Vivien Leigh’s Filmography: List of the British Actress’ Most Successful Films
Vivien Leigh was a legendary British actress who reached the pinnacle of the film world.
Educated in England and in other parts of Europe, Leigh was inspired by her school friend Maureen O’Sullivan to pursue an acting career.
She played the roles of two of the most famous Southern beauties of American literature, Scarlett O’Hara and Blanche DuBois.
But who was the real Vivien? What was Vivien Leigh’s original name? And how old was she in the film “Gone with the wind?”. Let’s take a peek into her biography and look at Vivien Leigh’s Life Story and the Significant Films she starred in.
Early Years and the Beginning of Her Career
Vivian Mary Hartley was born on 5 November 1913 in Darjeeling, India.
What nationality was Vivien? Her father, Ernest Hartley, of English descent, was an Indian cavalry officer. Her mother, Gertrude Robinson Yaqui, was of Irish and French descent. The parents were married in Kensington, London, in 1912.
Vivien had no brother or sister. The girl was an only and beloved child. (Janet Leigh and Vivien Leigh are not related, as you might think. They are two completely different actresses, and they are not related by blood.)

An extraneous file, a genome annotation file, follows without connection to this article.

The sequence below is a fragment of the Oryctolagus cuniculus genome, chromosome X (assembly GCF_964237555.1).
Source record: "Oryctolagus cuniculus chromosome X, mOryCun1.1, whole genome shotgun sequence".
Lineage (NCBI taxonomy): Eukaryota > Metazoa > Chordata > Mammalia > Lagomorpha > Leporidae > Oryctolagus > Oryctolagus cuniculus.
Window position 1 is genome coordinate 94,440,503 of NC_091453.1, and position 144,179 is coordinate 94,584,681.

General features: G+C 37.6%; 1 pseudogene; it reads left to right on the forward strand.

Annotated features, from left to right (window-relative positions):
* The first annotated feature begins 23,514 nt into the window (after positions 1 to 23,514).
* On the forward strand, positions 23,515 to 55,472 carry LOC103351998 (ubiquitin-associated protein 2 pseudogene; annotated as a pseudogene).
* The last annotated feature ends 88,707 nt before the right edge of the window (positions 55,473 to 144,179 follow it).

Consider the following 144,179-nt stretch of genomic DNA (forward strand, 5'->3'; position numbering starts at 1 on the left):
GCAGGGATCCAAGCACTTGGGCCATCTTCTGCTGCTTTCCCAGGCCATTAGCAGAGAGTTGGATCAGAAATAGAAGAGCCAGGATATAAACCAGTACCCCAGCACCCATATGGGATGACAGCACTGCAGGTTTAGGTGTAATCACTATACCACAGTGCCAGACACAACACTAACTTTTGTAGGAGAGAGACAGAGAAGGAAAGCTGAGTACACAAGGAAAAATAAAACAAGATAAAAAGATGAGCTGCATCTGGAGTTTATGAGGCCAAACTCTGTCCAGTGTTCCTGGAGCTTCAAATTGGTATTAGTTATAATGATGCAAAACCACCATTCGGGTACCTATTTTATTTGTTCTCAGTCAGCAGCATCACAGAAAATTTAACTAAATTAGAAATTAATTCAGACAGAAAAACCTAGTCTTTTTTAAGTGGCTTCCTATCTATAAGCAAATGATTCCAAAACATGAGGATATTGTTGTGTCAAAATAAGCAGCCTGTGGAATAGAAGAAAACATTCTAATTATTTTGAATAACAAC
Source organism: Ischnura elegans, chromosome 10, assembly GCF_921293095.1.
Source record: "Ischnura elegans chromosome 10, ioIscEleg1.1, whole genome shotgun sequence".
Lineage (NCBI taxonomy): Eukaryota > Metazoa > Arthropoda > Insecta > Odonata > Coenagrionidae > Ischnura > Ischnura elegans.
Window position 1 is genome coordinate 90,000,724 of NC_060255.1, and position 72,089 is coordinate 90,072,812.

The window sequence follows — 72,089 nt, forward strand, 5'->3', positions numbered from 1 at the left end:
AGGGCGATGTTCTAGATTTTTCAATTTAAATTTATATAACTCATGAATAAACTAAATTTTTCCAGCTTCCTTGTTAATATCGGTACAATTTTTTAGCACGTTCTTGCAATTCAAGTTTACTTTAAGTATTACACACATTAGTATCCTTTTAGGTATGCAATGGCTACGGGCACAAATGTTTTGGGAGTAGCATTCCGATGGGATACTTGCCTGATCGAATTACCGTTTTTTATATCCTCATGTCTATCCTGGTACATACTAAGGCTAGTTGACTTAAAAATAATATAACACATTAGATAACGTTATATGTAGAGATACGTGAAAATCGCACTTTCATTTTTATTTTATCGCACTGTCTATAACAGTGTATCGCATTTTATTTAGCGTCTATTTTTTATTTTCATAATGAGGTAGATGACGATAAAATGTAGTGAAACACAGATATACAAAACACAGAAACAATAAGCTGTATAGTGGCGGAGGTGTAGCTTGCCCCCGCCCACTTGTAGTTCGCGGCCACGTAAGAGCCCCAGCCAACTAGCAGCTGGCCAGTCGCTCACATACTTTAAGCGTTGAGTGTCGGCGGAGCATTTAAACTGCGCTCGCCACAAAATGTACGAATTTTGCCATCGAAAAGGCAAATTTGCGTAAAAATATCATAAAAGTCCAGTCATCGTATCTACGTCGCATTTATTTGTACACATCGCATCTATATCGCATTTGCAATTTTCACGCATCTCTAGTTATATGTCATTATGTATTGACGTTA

The family returned to England after Vivien Leigh’s sixth birthday. A year later, young Vivien Leigh told classmate Maureen O’Sullivan that she was “going to be famous”. Her plans soon came to fruition, but the girl gained fame under a different name.
As a teenager, Vivian Hartley attended schools in England, France, Italy and Germany. The girl was fluent in French and Italian. The future film star went on to study acting at the Royal Academy of Dramatic Art, but temporarily suspended her career when she married Leigh Holman. Returning to the creative world, Hartley used her husband’s surname to create the more glamorous stage name, beautiful Vivien Leigh.
Life on Stage and in Films
Vivien Leigh first appeared on stage and in movies in 1935. She presented the lead role in the play “The Bash”, which was not so successful, but attracted the producer Sidney Carroll, who invited the talented actress Vivien Leigh to the first London play. In addition, Leigh landed a starring role in the aptly named “Things Go Away” (1935).